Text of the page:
One with the trees

Here we are in a new year and so it’s time for a new One Word!

Last year I started by just picking my one word for one month at a time. Everything about my life felt very up in the air last January so I wasn’t ready to think ahead further than that. As it turned out, though, a few months into the year the word advocate came forward as my focus. While the word advocate can be applied in many different settings, I meant it in a health-centered way. And it worked out well for me! I made a lot of really important health-centered steps forward last year. I got a POTS diagnosis. I finally got my EDS diagnosis. I got a new family doctor. Those were the big ones, but there were a lot of small successes throughout the year, too.

I will never stop needing to be an advocate for myself. That said, I don’t need it to be my only focus right now. This year, I am going to be one with trees. Yup, that’s right, I’m dying my hair green and wearing a tree shaped car air freshener around my neck.

Not quite. I am going to be one with trees though, because my one word for 2016 is Branch.

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And now I am going to make my high school English teachers proud (Hi Miss Triveri!) by walking you through an extended metaphor.

When I got sick I was uprooted. I had been on steady ground, I had been thriving, and then it was as if someone pulled me out of the life I knew and tossed me aside. It didn’t matter how hard I had worked, how many connections I had made or how many goals I had set for myself, all of a sudden I found myself on unfamiliar and unfriendly terrain. I couldn’t thrive there. I lost all of my leaves, on the outside but on the inside, too.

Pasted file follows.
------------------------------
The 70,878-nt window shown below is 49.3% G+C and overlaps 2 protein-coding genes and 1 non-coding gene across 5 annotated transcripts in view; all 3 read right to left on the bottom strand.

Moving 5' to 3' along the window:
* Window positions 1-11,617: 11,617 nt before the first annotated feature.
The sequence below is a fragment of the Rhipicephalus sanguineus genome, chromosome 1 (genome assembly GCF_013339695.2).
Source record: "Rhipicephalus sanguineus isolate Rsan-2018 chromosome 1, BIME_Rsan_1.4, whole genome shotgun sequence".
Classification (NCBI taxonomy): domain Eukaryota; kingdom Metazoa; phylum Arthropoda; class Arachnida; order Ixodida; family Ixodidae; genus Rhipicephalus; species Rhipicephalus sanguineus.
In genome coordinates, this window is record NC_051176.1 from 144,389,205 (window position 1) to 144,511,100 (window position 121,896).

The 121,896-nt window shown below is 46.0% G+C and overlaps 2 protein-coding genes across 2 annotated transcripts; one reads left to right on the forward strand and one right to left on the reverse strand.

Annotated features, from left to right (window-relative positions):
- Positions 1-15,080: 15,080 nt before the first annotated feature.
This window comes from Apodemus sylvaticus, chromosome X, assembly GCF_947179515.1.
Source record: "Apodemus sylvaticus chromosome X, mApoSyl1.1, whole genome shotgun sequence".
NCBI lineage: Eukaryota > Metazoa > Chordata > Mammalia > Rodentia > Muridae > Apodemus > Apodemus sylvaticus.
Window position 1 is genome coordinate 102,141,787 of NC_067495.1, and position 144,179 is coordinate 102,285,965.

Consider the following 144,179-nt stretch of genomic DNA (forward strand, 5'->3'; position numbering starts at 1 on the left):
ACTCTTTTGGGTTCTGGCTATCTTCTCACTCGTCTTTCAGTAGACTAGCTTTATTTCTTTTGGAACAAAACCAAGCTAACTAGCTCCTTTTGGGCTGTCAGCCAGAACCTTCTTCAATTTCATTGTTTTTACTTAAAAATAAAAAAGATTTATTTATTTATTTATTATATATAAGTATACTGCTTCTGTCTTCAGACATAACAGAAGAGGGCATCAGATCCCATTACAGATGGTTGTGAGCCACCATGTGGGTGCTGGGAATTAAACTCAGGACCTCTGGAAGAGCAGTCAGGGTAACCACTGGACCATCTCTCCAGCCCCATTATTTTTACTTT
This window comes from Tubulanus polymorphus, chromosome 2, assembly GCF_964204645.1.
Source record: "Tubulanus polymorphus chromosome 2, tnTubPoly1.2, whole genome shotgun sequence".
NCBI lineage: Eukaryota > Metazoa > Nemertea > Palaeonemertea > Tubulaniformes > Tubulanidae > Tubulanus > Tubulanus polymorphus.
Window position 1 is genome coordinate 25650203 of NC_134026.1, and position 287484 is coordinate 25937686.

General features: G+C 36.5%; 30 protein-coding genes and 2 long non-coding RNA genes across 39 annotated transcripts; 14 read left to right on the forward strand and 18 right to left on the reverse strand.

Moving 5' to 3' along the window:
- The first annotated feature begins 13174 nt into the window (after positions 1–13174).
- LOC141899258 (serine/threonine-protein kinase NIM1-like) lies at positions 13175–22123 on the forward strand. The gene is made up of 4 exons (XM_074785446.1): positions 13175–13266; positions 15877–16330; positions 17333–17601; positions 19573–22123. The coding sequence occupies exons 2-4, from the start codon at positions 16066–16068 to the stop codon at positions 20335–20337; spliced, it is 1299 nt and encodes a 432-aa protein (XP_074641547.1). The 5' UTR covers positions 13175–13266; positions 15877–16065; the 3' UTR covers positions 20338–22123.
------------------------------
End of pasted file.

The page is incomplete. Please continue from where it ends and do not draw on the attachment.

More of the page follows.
I spent the next couple of years desperately attempting to find my way back to where I had been. I didn’t spend much time trying to figure out this new ground beneath me because why bother putting down roots when I was determined not to be there very long? My eyes remained on my old turf. I enviously watched all those other trees continue to thrive while I, from a distance, continued to shrivel away.

But then something changed. I took a look around me and realized that maybe I could find a way to grow right where I was. In a lot of ways this new terrain was less welcoming, but in some ways it was more forgiving. It wasn’t strictly better or worse, it was just different. It took a lot of hard work, but I was able to establish some roots. That’s what I was doing all last year while advocating for myself, I was putting down roots.

And now? Now I’m ready to branch. Now I’m ready to see how see how far I can reach right from where I am. I don’t know exactly what this will look like yet but I do know that I will be able to weave it into a lot of different areas of my life.

In terms of my health, my diagnoses are my roots. Now that I know what I’m dealing and now that the big things are being treated and managed, my new doctor and I can start to take a look at the little things, the better quality of life things. Now that I have a better understanding of what my limitations are, I’m learning how to be mindful of them instead of doing more harm than good by ignoring them. I’m working with my physiotherapist to improve my strength and stamina in a way that protects my zebra joints.